Evelyn Judy Buehler

March 18, 1953 - Chicago
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The Night Club

For years I was an aspiring singer, performing in trendy nightspots,
And I sang my heart out each evening, in all of the local hotspots.

Among the enthusiastic locals, at long last I'd made myself a name,
As we remember a rich golden sun, for the colors of his dying flame!

Despite this major accomplishment, I yet found myself dissatisfied,
As the sun grew dissatisfied, when full moon would not be his bride.

Being ambitious I craved the big time, with all of its fine rewards,
As a starry night sky inspires dreaming, amassed in twinkling hordes!

I had no doubt that I was good, for audiences loved to hear me sing,
As the silvery sunlit rainbow, brings on melancholy upon its leaving.

I was earning a comfortable living, although I was by no means rich,
As October skies are ever friendly, in the fall season of the witch!

My engagements were in the big city, and often its adjacent suburbs,
And the active burnished days flew by, in excitement and rich colors.

But dissatisfaction kept returning, like an extremely unwelcome guest,
Like rarest thunderstorms of the desert, arriving completely unblest!

One evening in ripe smoky August, I was relishing a needful day off,
As storms and sun rarely meet, needfully avoiding the cruel face-off.

It was shortly after I'd eaten, and I sat on my front porch drowsing,
Listening to the dull drone of crickets, as fireflies went browsing!

The tree lined street was deserted, except for the many birds singing,
And thoroughly relaxed I dozed, all the while, still half listening.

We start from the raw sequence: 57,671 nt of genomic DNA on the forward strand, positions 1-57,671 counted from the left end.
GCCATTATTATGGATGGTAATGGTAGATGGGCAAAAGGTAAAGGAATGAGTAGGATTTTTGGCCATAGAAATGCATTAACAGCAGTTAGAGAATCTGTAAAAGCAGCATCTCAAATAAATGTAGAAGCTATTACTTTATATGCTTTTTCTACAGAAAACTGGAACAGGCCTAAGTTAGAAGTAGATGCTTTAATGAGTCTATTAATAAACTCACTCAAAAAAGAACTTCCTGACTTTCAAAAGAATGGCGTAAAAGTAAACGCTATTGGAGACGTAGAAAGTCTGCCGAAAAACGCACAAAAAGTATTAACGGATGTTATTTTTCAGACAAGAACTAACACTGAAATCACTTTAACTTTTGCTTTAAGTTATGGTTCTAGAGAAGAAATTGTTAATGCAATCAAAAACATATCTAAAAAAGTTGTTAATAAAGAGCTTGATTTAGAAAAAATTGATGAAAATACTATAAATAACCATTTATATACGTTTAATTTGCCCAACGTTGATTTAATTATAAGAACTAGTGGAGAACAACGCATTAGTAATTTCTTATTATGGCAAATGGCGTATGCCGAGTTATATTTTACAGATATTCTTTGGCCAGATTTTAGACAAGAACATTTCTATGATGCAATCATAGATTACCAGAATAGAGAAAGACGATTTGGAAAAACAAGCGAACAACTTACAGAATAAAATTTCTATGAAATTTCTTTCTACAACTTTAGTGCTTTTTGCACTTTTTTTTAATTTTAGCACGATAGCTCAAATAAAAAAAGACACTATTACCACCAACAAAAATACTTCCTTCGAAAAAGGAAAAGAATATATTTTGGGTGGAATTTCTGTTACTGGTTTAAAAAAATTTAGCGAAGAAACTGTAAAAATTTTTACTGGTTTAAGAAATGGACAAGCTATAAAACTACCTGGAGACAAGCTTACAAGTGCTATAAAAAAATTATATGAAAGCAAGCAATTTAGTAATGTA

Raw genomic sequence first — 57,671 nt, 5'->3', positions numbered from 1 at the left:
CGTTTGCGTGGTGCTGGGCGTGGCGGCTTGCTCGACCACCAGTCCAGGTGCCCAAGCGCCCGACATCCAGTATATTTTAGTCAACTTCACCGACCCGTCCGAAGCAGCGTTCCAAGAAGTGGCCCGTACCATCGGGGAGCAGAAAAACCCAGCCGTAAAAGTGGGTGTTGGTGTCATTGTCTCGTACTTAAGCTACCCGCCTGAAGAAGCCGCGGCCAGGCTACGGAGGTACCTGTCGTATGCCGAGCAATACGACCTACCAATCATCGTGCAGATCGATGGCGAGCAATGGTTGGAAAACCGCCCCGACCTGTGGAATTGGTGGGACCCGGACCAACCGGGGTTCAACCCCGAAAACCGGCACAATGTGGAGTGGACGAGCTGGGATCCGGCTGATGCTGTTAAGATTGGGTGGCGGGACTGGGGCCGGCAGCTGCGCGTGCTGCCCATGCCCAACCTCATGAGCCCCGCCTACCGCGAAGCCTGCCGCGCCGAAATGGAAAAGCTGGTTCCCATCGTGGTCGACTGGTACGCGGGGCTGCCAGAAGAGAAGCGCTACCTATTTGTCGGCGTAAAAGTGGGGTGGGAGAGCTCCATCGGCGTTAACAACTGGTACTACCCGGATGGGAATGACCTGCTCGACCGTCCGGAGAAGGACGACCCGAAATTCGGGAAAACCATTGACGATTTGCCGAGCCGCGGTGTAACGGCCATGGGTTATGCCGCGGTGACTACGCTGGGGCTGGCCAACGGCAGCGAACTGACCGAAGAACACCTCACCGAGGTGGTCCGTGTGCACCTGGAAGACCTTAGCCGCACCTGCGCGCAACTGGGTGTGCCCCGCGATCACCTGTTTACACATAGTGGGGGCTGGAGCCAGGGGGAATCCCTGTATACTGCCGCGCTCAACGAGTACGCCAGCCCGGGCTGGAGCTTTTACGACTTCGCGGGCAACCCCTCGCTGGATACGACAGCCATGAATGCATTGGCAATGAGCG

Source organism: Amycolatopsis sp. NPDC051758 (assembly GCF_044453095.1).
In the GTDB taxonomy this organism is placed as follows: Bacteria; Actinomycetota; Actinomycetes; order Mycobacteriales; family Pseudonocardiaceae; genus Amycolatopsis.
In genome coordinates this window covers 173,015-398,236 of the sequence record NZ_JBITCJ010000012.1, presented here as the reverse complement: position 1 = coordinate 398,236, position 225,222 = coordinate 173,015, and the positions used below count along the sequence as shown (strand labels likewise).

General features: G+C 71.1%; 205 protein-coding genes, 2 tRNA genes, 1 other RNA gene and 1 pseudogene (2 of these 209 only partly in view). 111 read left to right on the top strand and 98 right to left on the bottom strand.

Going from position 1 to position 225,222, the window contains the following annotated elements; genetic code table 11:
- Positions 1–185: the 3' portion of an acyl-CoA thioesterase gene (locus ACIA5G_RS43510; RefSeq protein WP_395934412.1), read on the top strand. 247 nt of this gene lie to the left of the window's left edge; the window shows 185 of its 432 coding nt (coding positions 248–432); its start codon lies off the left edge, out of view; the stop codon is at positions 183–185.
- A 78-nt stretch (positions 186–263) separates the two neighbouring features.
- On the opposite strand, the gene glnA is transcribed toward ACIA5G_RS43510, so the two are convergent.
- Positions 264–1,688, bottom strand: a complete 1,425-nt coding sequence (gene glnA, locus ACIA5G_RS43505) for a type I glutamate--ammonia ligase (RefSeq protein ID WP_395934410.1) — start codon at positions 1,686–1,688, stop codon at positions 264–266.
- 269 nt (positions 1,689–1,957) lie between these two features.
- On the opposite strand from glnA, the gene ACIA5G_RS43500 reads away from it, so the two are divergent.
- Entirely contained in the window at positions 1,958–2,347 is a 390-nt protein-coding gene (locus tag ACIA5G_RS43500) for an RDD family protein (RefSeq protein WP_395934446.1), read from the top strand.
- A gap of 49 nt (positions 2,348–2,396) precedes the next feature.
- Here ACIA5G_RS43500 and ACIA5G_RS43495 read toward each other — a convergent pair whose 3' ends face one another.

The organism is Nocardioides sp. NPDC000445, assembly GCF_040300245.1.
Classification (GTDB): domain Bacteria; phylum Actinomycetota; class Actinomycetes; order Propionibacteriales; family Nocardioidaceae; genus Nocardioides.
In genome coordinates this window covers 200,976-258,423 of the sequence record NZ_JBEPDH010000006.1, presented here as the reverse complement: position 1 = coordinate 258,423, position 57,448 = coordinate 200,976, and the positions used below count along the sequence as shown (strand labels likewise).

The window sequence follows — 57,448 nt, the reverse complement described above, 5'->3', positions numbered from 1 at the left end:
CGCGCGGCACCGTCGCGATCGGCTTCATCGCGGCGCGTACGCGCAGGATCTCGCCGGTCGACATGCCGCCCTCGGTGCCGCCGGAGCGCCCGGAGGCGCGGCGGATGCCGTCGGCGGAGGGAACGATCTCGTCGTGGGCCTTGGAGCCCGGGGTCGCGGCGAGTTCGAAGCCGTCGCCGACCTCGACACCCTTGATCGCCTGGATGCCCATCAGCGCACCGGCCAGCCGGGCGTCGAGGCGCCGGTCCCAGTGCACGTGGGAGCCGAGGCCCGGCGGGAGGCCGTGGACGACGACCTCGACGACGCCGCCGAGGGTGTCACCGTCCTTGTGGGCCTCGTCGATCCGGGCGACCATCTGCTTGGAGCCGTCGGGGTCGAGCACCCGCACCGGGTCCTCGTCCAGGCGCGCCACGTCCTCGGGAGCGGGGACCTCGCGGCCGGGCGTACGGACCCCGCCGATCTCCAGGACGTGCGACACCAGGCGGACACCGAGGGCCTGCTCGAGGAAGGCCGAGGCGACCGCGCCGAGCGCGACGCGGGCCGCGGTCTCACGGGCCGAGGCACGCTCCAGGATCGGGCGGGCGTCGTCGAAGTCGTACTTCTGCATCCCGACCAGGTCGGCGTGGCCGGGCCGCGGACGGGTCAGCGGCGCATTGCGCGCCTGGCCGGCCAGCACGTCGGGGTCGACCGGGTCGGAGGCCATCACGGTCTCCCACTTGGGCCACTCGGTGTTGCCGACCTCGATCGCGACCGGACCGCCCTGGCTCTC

A sudden pale patch of moonlight, lit the space beneath a maple tree,
And a robin flew down and turned into a man, continuing his rhapsody.

All at once I was wide awake, as golden butterflies flitted for home,
Rapt at the voice so smooth and mellow, like honey still in the comb!

Suddenly the chirping crickets grew louder, as if in lavish applause,
As the last notes of the song faded, like the habitual birdsong pause.

The bird-man vanished again into shadows, replaced by a whippoorwill,
And she sang a melancholy blues song, about trouble upon Cherry Hill.

The fireflies flashed on and off faster-it was their way of cheering,
As the entranced, colorful butterflies, repeatedly kept reappearing!

To the utter delight of all, next to perform was Yellow-breasted Chat
Who was cool as silver moonlight, as he was masterfully singing scat.

At the end other birds rang a chorus, of shrill whistling and hoots,
From their shadowy upper perches, all dressed up in flamboyant suits.

Next to sing was a wide eyed man, who had lately been a barred owl,
Who sang in the deepest voice ever heard, as stars were on the prowl!

Next in the spotlight was Lady Loon, with her plaintive loud yodeling,
In a beautiful country rendition, about a long anticipated homecoming.

Following that, to my pleasant surprise, Blue jay sang elevator music,
Before flying back up the treetops, where the greenery was very thick.

As I sat there on my porch swing, I had sparkling stardust in my eyes,
Savoring the magic summer evening, full of beauty and natural surprise!

Like the surprise of the secluded valley, yielding unexpected delights,
Of waterfalls wildlife and colors, of unobstructed stars, pearly white.

Last to sing was Mr. Mockingbird, who mimicked all the songs just heard,
In the style of nuanced pop music, while the merry crowd was flattered.

I have grown with passing time, and I am now happy with life as it is,
As fond desires can hold false bliss, I prefer nightclubs among roses!

My discontent left that night, for each of us has a destiny to realize,
And every one of them is critical, all adding to life's great surprise!
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